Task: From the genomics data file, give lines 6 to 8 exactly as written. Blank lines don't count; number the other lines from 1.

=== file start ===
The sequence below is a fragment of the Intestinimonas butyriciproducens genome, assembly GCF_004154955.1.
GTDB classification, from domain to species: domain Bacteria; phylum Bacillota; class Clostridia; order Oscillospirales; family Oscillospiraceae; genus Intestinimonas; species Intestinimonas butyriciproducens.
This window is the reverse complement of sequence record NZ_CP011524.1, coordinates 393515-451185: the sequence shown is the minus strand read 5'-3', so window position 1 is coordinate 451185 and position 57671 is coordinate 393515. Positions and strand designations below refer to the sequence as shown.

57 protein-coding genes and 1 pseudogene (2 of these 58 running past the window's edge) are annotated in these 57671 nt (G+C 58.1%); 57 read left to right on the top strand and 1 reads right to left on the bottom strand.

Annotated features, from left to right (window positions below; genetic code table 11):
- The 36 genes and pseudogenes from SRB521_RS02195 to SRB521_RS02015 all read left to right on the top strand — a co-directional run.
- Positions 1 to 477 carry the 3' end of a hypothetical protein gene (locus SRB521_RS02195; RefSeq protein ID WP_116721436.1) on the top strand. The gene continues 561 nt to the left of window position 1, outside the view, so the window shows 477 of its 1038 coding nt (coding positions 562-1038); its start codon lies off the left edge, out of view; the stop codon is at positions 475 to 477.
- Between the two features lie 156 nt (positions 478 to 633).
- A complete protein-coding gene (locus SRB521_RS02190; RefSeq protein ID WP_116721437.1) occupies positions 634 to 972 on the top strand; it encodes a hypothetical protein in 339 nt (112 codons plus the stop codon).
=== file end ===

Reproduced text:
- The 36 genes and pseudogenes from SRB521_RS02195 to SRB521_RS02015 all read left to right on the top strand — a co-directional run.
- Positions 1 to 477 carry the 3' end of a hypothetical protein gene (locus SRB521_RS02195; RefSeq protein ID WP_116721436.1) on the top strand. The gene continues 561 nt to the left of window position 1, outside the view, so the window shows 477 of its 1038 coding nt (coding positions 562-1038); its start codon lies off the left edge, out of view; the stop codon is at positions 475 to 477.
- Between the two features lie 156 nt (positions 478 to 633).